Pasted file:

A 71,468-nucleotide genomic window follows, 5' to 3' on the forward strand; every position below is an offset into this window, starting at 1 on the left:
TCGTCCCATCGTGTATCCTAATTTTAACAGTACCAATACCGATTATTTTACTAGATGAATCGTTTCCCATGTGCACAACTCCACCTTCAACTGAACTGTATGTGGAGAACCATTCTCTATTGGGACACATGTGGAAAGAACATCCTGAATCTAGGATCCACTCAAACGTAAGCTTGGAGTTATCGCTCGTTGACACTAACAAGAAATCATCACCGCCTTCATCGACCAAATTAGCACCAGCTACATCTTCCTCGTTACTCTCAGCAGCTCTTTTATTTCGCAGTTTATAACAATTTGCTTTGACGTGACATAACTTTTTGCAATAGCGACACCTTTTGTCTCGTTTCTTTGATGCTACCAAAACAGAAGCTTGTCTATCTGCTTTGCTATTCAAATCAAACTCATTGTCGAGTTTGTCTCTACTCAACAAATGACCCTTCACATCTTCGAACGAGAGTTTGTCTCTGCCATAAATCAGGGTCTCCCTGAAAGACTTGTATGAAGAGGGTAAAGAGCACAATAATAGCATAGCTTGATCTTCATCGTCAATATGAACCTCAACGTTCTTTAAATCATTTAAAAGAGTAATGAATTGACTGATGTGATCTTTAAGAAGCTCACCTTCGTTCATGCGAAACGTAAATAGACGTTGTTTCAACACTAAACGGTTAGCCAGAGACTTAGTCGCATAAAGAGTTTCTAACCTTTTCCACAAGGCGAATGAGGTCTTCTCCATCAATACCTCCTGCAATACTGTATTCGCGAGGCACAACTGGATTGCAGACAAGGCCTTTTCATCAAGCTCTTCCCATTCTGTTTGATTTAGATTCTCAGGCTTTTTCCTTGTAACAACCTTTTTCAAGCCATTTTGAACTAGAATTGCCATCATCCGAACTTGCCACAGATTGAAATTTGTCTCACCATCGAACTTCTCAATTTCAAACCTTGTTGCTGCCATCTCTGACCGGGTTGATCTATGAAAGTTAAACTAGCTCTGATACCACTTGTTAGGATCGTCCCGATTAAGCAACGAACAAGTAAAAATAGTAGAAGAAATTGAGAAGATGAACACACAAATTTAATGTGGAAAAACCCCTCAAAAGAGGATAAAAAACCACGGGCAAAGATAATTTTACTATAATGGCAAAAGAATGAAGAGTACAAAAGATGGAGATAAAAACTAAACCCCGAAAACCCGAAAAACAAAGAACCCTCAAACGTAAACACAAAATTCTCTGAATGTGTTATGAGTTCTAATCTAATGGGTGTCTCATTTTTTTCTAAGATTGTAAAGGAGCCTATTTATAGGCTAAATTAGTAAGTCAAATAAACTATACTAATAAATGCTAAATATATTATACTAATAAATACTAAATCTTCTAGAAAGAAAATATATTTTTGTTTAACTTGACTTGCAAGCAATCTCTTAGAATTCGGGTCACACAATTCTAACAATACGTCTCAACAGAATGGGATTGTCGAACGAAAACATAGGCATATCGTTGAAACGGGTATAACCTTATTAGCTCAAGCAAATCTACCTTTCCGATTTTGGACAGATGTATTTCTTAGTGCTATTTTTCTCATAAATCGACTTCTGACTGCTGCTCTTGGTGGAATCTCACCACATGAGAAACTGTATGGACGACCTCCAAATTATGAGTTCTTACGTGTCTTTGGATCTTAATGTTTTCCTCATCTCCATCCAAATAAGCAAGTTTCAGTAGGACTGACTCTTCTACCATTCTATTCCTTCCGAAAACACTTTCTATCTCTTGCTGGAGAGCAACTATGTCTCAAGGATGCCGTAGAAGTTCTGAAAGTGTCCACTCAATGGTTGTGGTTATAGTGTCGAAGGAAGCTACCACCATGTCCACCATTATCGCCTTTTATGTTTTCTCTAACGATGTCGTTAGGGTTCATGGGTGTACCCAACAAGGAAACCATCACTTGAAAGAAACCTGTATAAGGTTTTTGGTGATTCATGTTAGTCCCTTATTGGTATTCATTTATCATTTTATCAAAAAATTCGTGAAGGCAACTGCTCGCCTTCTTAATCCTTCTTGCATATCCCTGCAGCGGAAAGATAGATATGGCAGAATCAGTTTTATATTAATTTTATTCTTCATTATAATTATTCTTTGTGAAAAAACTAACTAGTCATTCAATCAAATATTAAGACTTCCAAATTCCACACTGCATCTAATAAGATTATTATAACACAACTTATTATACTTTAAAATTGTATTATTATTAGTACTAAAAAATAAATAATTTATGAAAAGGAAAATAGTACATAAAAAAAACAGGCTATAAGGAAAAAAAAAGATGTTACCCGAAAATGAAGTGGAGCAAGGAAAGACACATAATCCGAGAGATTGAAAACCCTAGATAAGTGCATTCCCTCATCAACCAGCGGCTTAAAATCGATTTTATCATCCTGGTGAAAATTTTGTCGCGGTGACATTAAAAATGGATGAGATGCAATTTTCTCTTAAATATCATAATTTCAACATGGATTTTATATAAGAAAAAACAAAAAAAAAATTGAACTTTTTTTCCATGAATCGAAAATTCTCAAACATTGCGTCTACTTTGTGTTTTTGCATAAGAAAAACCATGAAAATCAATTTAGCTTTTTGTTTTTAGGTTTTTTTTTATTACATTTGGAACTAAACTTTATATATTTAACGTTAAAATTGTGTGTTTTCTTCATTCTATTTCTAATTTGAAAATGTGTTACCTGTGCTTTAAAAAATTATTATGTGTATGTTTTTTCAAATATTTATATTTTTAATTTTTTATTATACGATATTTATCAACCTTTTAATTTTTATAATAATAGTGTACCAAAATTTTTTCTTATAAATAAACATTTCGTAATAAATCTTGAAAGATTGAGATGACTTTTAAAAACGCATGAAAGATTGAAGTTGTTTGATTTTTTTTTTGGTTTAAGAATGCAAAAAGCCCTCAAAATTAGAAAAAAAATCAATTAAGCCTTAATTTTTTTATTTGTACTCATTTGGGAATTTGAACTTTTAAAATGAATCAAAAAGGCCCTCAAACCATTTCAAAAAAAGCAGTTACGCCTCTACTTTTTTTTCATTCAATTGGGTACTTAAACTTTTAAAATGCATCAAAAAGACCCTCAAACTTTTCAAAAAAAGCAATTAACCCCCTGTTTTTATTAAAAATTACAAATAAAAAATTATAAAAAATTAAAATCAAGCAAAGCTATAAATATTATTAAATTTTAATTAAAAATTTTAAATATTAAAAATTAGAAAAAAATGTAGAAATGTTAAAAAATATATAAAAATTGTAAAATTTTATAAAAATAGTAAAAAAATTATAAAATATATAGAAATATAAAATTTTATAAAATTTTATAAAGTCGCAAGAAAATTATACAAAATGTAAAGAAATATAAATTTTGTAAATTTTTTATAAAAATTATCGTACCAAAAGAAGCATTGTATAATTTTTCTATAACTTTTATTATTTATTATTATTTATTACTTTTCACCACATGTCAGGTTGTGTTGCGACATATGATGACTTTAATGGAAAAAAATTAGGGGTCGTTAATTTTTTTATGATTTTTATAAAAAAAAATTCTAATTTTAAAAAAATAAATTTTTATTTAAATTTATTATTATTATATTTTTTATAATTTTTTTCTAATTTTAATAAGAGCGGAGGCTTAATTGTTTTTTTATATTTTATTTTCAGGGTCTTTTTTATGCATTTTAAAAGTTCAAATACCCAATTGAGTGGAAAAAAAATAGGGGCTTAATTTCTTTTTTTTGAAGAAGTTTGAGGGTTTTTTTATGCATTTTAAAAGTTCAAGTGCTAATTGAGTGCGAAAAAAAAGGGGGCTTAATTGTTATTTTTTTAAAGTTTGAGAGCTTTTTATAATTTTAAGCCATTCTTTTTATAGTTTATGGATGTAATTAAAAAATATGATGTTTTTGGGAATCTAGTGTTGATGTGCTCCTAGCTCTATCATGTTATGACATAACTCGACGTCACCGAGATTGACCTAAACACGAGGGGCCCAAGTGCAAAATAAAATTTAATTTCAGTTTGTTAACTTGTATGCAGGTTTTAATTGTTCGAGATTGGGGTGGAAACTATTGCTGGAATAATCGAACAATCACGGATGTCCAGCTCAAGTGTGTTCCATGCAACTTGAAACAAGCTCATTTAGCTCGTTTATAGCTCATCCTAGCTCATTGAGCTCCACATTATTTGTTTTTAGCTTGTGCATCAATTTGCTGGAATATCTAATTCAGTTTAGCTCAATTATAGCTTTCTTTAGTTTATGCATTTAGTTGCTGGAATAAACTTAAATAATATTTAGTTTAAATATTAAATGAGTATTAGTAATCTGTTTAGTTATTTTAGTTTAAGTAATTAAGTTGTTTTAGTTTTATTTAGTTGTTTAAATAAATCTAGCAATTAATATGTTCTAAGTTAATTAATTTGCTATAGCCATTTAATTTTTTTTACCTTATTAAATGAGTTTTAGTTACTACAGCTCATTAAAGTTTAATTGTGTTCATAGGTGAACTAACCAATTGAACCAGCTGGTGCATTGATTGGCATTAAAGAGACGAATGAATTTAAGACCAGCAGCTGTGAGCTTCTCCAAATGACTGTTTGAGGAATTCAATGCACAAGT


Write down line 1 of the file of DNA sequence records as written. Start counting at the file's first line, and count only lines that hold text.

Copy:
A 71,468-nucleotide genomic window follows, 5' to 3' on the forward strand; every position below is an offset into this window, starting at 1 on the left: